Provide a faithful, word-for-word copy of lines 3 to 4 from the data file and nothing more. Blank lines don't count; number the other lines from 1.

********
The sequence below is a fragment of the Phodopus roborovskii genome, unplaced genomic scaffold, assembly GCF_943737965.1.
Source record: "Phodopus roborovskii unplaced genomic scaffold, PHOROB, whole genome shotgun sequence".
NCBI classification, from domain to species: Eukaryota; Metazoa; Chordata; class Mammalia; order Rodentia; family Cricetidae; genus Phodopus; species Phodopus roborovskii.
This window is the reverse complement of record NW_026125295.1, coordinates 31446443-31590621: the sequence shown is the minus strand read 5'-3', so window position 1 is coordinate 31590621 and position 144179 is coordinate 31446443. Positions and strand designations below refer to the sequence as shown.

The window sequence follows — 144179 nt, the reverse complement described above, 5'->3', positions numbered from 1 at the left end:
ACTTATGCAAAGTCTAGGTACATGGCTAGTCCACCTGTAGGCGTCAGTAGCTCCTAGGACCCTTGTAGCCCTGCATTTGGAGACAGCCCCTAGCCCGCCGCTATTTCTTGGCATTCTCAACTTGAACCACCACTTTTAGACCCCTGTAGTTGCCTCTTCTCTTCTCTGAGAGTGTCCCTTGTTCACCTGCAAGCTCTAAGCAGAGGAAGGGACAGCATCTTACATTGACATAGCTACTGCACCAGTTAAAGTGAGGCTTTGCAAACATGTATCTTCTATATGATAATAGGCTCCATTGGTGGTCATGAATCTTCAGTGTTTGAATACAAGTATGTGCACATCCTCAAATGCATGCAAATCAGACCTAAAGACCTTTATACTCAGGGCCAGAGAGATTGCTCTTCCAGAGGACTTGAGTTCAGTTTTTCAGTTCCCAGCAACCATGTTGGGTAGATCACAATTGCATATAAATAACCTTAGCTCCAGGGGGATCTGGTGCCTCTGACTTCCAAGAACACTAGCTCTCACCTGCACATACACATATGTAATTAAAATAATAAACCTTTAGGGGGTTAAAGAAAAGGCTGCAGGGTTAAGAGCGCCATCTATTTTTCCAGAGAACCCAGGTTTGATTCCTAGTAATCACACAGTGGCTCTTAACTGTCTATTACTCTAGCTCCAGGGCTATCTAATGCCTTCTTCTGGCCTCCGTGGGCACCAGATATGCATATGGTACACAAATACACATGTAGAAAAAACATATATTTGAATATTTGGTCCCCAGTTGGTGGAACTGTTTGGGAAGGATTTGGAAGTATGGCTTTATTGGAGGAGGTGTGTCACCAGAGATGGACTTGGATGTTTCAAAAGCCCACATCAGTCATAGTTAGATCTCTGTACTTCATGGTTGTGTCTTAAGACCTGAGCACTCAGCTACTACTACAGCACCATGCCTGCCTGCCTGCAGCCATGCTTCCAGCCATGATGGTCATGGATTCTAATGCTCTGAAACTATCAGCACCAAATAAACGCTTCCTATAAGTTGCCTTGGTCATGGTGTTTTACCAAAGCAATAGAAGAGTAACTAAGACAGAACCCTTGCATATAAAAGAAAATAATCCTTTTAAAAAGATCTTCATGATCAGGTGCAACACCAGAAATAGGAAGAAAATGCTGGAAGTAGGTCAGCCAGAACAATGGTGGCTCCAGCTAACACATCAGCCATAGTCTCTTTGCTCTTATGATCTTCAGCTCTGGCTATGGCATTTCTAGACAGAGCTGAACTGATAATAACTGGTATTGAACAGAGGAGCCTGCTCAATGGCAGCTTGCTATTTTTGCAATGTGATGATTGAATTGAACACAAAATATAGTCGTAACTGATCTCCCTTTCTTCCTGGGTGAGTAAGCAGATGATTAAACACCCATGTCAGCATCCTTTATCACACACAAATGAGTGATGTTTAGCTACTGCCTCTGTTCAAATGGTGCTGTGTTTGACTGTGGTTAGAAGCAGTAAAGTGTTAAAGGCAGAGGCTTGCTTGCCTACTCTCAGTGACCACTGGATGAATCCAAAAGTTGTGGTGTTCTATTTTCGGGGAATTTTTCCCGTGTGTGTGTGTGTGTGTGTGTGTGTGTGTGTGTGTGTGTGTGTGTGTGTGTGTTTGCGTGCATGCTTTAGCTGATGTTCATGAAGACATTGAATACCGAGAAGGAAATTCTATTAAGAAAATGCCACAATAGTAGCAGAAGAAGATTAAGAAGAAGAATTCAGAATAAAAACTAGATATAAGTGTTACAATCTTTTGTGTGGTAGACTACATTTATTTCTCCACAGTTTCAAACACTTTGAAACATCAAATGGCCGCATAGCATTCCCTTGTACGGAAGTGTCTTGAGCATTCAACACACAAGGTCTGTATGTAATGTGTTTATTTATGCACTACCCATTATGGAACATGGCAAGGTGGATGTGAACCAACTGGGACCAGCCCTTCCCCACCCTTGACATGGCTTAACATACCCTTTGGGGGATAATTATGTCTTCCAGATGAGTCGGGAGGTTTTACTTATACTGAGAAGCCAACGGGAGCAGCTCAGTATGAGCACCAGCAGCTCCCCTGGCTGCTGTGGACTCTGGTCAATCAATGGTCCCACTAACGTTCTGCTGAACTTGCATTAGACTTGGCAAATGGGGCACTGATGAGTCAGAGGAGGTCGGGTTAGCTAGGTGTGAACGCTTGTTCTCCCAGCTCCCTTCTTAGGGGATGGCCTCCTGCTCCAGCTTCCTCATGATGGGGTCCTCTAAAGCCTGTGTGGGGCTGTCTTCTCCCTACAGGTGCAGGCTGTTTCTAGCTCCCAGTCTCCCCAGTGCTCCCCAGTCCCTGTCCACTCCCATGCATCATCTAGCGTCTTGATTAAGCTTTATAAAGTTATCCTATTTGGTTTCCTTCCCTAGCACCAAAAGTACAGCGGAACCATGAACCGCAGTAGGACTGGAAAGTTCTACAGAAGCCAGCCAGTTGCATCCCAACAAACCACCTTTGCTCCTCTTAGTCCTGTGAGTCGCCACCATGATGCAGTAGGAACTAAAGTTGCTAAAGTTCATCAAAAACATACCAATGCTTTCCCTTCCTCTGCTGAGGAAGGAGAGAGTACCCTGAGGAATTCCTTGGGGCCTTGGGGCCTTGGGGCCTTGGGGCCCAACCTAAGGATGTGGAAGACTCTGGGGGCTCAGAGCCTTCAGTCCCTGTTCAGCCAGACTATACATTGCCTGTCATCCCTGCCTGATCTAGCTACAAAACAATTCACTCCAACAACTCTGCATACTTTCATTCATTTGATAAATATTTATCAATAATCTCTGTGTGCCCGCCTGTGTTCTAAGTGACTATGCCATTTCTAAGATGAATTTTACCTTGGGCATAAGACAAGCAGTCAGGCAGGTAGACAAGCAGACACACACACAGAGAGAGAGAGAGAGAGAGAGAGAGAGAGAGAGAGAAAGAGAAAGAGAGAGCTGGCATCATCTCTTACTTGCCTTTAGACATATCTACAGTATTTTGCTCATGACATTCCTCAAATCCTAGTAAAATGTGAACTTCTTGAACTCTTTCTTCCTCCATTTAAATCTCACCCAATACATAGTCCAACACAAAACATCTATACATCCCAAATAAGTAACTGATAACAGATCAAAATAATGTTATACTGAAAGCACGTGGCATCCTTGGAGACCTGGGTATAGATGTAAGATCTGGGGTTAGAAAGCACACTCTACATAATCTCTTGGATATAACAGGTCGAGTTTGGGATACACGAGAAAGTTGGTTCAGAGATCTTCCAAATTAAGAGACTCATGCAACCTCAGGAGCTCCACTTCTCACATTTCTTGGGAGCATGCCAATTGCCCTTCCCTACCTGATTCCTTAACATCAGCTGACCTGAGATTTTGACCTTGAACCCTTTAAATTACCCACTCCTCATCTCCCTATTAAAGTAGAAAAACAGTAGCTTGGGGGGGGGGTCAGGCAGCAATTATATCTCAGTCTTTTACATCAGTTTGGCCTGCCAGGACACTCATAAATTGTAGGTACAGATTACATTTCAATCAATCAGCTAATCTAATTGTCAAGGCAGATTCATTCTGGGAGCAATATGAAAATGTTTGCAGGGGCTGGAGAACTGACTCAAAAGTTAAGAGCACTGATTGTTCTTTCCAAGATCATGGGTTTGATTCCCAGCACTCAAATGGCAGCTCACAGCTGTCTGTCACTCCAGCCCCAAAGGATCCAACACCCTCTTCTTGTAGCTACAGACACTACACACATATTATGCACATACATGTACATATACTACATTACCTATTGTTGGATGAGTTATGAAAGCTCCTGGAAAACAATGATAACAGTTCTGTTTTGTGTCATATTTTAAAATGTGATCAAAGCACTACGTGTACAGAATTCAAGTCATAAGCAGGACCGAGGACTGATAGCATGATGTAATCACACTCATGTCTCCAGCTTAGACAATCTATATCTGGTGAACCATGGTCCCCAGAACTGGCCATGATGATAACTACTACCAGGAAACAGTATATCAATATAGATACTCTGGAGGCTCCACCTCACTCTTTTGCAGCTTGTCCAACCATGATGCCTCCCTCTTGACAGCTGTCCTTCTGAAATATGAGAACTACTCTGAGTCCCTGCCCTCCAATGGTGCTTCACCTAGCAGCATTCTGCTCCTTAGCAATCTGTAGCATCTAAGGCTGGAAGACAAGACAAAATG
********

NCBI classification, from domain to species: Eukaryota; Metazoa; Chordata; class Mammalia; order Rodentia; family Cricetidae; genus Phodopus; species Phodopus roborovskii.
This window is the reverse complement of record NW_026125295.1, coordinates 31446443-31590621: the sequence shown is the minus strand read 5'-3', so window position 1 is coordinate 31590621 and position 144179 is coordinate 31446443. Positions and strand designations below refer to the sequence as shown.